Gay Ads with Gay Content on the Rise
By David Morse, President and CEO, New American Dimensions, LLC
Companies are spending more on the gay and lesbian market and ads are more gay-specific in content than ever before, according to the results of the twelfth annual Gay Press Report, a publication compiled by Prime Access Inc. and Rivendell Media Company.
To produce the report, the companies analyzed April editions of the 151 titles comprising the U.S. gay and lesbian press. April was used, as has been done in years past, because it tends to be a representative average of the year’s advertising activity. A total of 311 April issues were reviewed, since many titles publish more than once a month.
Some of the findings include:
- Ad spending in the gay and lesbian press reached a record $212.3 million, a growth of 189 percent since 1996, representing 12.5 percent annually. In contrast, growth for all consumer magazines in the same period was only 42 percent, four percent annually.
- Gay-specific ads comprised over half of all ads in the gay and lesbian press. Just three years ago, gay-specific content made up fewer than 10 percent of all ads.
- Over 175 Fortune 500 brands advertised in 2005, up from 150 a year ago, and just 19 in 1994. The most popular categories among these brands were travel, financial services, automotive, fashion and entertainment.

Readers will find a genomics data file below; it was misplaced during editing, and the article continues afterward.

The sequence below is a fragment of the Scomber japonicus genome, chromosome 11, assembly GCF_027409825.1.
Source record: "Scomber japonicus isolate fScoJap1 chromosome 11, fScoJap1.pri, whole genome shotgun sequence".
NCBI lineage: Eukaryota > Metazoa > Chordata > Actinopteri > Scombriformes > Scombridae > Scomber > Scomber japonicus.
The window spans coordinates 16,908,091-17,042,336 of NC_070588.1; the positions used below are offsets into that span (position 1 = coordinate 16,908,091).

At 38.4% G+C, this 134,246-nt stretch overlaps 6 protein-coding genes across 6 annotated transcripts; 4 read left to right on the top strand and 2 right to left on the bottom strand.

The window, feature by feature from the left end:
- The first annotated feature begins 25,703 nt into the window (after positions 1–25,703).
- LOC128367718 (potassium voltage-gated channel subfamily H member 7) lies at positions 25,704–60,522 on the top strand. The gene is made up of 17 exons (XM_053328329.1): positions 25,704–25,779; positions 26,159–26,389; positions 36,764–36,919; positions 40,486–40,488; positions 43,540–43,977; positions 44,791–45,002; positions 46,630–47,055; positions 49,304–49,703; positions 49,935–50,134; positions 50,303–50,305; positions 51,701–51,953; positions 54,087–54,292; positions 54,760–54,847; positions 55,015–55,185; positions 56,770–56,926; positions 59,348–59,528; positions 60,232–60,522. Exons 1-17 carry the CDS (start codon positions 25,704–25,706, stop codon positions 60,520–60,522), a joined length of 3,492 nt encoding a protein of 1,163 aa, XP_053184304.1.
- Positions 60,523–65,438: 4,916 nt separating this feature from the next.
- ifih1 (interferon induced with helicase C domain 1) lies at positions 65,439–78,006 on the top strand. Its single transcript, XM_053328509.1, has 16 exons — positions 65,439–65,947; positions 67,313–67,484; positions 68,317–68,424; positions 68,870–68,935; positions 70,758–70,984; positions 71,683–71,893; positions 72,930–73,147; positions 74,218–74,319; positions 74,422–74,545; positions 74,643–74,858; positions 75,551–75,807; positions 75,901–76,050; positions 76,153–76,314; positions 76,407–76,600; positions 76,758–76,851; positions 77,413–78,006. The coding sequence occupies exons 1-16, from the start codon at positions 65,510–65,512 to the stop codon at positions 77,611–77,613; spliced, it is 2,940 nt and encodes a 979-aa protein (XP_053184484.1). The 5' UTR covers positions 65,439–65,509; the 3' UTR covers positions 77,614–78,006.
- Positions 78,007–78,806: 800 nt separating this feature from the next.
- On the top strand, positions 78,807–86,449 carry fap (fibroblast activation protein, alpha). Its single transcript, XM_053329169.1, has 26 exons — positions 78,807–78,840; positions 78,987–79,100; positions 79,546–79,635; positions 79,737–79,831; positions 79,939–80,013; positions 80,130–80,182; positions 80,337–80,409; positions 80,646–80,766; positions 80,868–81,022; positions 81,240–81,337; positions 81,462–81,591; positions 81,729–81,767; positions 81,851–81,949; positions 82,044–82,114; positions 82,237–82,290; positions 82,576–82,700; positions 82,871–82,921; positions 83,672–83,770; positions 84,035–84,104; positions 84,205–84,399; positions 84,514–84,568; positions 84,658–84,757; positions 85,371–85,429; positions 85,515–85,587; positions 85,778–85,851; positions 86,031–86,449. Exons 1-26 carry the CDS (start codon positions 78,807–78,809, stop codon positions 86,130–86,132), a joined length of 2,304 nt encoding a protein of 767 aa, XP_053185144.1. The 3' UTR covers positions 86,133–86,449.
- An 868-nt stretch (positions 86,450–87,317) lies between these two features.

- In national gay and lesbian magazines, the percentage of gay-specific ads was 74.1 percent up from 59.1 percent last year. According to the authors, this is “a clear indication that the majority of national brands marketing to the gay and lesbian audience are creating unique advertising executions that appeal directly to these consumers’ sensibilities and mindset.”
- The combined circulation of all gay and lesbian publications in 2005 was 3,420,555.
Moderator’s Comment: Can marketers afford to ignore gay and lesbian consumers? Should they be worried about backlash?
According to Packaged Facts’ 2004 study of the LGBT market, there were 15 million openly gay and lesbian adults living in the United States with a purchasing
power of $581 billion. That’s about seven percent of the entire adult population, a few percentage points shy of the proverbial one-in-ten concept popularized by Kinsey.
Studies such as the one conducted by Packaged Facts indicate that gays and lesbians are fiercely loyal to companies that advertise to the gay community,
have gay friendly corporate policies and donate to gay and lesbian causes. And as Coors found out some years ago, alienating gays can have drastic financial consequences – gays
boycotted Coors for years because of the conservatism of the Coors family. Coors is now one of the largest spenders in the LGBT market.
Still, backlash can be a reality. In April, George Anderson reported in RetailWire that Wal-Mart had been under attack by the American Family Association
(AFA), a conservative Christian organization, for selling Brokeback Mountain. It argued that by stocking the movie, Wal-Mart was “trying to help normalize homosexuality in society.”
Wal-Mart’s response: We won’t quit you.
In the words of philosopher George Santayana, “Those who cannot learn from history are doomed to repeat it.” In the 1950’s, Philip Morris faced a boycott
when they sponsored a beauty contest that was won by a Black girl. When the Nat King Cole Show was canceled in 1957, Cole was quoted as saying “Madison Avenue…didn’t want
their products associated with Negroes.”
Gays and lesbians, like African Americans, know what it is like to be excluded by the mainstream. That is why it is so appreciated when companies take a
stand. – David Morse – Moderator